Importance was given to decorating the crown, window border and the main iwan surface. The two lion figures in the corners of the Taçkapı arch symbolize strength and health. The door is decorated with elegant motifs intertwined in the form of stars.

The corridor, which is passed after the gate, opens to the madrasah with a second door. It is presumed that the main iwan directly opposite the inner door is the practice section reserved for physicians. There are human face reliefs on both sides of the main arched iwan, which is directly opposite the entrance. On one side there is a relief of a woman's head with braided angles on two sides, on the other side a relief of a bearded male head with sun rays around it. The word-i monotheism is written around both figures, under the female relief, the surrogate camera is written and under the male relief the surrogate-shams are written.

The tomb of İzzeddin Keykâvus I is in the southern iwan. On the façade of the ten-square tomb, the richest glazed brick and mosaic-tile decorations of the Seljuk art are found. Behind the door there is a mihrab decorated with star mesh. Written around the Mihrab belt is a verse from the Qur'an Surah al-Tawba. The tiled cist in front of the mihrab belongs to Izzeddin Keykavus I. In addition to the Sultan's tomb, his wife, Selcuk Hatun and other members of the dynasty, there are twelve large and small cisterns. In the single-line Arabic celali sülüs tile inscription consisting of fourteen pieces of tile plates above the tomb façade, it is thought that Izzettin Keykavus was from his own mouth; "We have been brought from the large spaces of the palaces to the narrow sections of the tombs. Woe! Unfortunately, this death incident took place from the temporal world and emigrated to the Hereafter, which took place on the fourth day of the 61st year of Shawwal." This date does not indicate his death, but the date on which the inscription was written; because Izzeddin Keykavus died in early 1220.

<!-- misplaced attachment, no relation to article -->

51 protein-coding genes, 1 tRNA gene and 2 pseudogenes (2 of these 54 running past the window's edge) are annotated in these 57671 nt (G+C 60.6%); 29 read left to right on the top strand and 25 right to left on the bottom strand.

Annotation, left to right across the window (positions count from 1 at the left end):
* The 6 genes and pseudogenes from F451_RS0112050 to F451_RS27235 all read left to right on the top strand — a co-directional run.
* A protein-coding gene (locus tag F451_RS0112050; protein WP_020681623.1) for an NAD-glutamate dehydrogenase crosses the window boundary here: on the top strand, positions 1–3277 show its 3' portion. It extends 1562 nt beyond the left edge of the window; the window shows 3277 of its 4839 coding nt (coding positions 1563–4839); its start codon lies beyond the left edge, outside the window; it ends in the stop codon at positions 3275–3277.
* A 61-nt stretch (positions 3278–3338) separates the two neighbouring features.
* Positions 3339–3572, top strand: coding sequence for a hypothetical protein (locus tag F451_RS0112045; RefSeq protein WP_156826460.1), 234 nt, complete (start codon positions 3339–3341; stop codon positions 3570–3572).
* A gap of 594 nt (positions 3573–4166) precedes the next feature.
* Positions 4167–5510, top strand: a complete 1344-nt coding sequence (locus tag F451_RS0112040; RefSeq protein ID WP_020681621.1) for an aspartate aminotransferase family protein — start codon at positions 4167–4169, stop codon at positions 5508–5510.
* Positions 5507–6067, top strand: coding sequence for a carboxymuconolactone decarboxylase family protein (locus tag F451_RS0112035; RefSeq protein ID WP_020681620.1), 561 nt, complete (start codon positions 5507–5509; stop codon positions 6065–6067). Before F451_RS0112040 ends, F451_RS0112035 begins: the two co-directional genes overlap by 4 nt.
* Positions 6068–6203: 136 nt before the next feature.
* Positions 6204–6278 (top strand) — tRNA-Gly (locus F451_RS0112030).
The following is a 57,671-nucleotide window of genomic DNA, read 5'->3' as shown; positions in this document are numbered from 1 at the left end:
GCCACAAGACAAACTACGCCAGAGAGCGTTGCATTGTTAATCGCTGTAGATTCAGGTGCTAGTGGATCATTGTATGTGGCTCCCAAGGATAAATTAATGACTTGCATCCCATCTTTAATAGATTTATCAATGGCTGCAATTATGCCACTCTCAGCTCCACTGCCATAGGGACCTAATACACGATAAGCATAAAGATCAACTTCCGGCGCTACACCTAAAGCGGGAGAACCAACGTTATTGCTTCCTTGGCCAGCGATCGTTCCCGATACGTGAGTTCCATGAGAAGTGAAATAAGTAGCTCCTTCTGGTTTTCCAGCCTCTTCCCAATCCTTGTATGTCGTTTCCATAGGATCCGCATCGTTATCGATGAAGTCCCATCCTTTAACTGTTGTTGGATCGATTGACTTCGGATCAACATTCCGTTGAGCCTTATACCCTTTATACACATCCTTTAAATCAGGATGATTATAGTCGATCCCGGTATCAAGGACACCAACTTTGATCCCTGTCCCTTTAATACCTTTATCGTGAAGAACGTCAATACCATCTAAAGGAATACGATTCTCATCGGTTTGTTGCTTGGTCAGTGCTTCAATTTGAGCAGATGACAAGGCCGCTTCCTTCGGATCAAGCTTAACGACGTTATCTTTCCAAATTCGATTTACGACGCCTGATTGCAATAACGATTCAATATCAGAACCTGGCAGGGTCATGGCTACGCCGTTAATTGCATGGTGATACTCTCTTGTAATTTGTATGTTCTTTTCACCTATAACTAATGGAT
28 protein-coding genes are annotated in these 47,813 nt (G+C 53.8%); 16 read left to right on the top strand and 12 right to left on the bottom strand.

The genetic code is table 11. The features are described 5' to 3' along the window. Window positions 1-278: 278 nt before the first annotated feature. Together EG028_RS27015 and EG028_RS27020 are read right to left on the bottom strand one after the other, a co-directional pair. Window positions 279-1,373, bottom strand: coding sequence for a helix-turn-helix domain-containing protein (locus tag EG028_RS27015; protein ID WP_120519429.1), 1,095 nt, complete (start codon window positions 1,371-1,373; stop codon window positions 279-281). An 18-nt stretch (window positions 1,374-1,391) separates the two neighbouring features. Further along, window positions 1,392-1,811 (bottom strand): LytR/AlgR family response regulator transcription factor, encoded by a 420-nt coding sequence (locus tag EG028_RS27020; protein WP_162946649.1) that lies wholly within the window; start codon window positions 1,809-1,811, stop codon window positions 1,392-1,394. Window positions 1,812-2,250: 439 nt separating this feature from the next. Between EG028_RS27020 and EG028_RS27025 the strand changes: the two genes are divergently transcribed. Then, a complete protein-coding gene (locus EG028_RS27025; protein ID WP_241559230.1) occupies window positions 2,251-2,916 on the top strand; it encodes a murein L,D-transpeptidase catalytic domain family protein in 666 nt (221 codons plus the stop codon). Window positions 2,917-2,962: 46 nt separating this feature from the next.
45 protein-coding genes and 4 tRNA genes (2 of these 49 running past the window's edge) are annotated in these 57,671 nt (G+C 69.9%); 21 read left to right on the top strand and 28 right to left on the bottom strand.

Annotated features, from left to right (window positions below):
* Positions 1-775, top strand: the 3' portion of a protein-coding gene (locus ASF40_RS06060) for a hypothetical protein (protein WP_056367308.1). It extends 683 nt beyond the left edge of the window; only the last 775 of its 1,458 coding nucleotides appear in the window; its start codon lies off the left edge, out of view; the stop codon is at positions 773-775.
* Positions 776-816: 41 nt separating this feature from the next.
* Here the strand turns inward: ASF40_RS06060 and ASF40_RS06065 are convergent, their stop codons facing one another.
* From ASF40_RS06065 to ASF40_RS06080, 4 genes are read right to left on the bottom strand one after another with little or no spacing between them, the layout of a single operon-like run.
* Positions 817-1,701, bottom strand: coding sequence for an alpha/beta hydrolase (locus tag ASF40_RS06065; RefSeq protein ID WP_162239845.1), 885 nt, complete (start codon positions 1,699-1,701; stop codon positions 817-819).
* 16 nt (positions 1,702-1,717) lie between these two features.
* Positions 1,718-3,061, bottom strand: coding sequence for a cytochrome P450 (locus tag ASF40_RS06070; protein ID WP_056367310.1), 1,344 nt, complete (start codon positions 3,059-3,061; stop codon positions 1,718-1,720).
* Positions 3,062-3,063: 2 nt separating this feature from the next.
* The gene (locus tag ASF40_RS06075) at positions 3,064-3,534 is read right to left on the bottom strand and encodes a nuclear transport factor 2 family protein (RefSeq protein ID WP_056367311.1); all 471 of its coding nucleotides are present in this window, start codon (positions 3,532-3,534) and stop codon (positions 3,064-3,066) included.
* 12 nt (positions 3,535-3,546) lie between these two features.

Geomet Amel-i Ahmed bin Bedel al-Merendi. ”(The work of Ahmed the son of Merendli Ahmed) is written in the Arabic inscription on the geometric interlaced panel above the left window. It is believed that Ahmed, the son of Merendli Bedel, was the name of the artist who made the tomb tiles.

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takvim 15/07/2019
category History